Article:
The moment has come, you’ve made the decision to paint the room(s) in your home. You are focused on getting the job done and head over to visit a paint store. As you stand there in true combat mode: color chips vs. you time comes to a stop; you feel the color hue quicksand sucking you in. Confusion sets in as the options take over your focus and determination. The endless shades of gray and array of “off whites” - that seem all the same yet have proper names like: Powder Sand, Cotton Balls, Simply White, and Ice Mist, turn you off into a sea of self-doubt. “Dash out and leave it for another day” seems like the best color name at the moment. But do you really want to just leave? That unfinished room or your peeling home exterior paint will be there greeting you like a faithful friend on your return! So…Let’s grab the “navy bull” by the horns. Below are seven tips, to getting your paint hues fired up!

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1.    The Space
My first question to any client: How do you wish to feel in your space? Focused, efficient, creative? Secure and at ease? Passionate and optimistic? Is this a social space or sleeping quarters? Once you know how you want to feel in the space and what its function is, the color will come to you with ease.

2.   Undertones
Let’s say you want a white as the neutral for your walls. White comes with many undertones. If you put Benjamin Moore’s Sand Dollar White next to its Pure White, the first one will have a red undertone to it. As opposed to the latter one that has a blue undertone to it. Keep that in mind as you feel and look at the colors.

3.   To Trend or not to Trend
That gray you saw on the HGTV magazine that is trending looks perfect! Before running to purchase all the forty and something dollar paint cans take a moment to feel if that color works in your desired space. Does it coordinate with your furniture and the other existing spaces? If you are only painting one room, will it flow well with the adjacent rooms?

4.    Location.
Take a look at your windows and see what direction they are looking out at, north, south, east or west facing. Depending on your home’s cardinal location, light will impact differently the color on your walls. South-facing windows allow the most winter sunlight but not as much direct sunlight during the summer months. North-facing windows have a relatively even, natural light. East and West facing windows provide good daylight, although in South of Florida the West sun most likely needs proper shading as it is the most intense hours of sunlight in the afternoon.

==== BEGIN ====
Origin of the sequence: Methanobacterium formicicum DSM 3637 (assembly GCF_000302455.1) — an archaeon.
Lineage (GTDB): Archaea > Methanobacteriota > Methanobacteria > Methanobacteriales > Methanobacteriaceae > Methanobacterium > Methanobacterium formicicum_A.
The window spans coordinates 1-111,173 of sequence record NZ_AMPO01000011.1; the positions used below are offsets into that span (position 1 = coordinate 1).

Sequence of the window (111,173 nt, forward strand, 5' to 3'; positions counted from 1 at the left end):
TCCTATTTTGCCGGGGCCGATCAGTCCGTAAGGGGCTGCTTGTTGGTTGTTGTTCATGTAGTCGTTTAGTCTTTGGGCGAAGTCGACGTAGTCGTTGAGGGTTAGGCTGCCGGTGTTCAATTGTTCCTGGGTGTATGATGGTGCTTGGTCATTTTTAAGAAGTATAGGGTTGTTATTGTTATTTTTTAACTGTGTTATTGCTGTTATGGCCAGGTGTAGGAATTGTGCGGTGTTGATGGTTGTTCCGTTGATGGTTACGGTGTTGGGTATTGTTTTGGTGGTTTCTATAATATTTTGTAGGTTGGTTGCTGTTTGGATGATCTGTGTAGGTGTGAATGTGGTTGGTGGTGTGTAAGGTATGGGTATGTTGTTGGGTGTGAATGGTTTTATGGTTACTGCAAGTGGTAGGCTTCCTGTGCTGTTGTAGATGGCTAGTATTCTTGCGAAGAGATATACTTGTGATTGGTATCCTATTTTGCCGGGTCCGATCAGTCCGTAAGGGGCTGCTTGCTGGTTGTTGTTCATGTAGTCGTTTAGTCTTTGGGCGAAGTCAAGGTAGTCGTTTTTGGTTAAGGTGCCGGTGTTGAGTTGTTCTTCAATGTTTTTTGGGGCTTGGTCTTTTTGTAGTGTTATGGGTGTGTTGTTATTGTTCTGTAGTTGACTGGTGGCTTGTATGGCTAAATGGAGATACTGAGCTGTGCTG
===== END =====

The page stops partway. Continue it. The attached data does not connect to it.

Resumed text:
5.  Base Paint & Accents Colors
Stick to a neutral palette for all walls and ceilings and then add a few accent walls here and there. I personally love an accent wall. It brings in a pop of color and visual interest. Take into consideration if you have furniture with bold colors or textured fabric, avoid pairing a strong piece like a blue sofa with a bold accent wall, as they can neutralize each other and neither will stand out. Neutral does not have to be necessarily a white, beige or gray it’s just a lighter version of any color.

6.   Samples and the Process of Elimination

Take home some sample chips from the paint store. Try to make a pre-selection or you can order a color fan online and have it delivered to your door step. Select three base colors, order over-sized color samples or purchase some quarts of paint to sample on a foam board. This will give you a better grasp of what your color selection will feel like. Move the color boards around to each wall and get a sense of how the light will bounce off the color. Bright natural light will wash out colors, so you might have to go a shade darker.

7.   Our Favorite Whites.

Benjamin Moors Whites: China White, Cotton Balls (yellow undertone), White Dove & Decorators White.
Sherwin William’s: Pure White, Cotton White, Alabaster (warm undertone), Creamy and Westhighland.

I hope these were some helpful tips that have guided and inspired you through the paint selection process!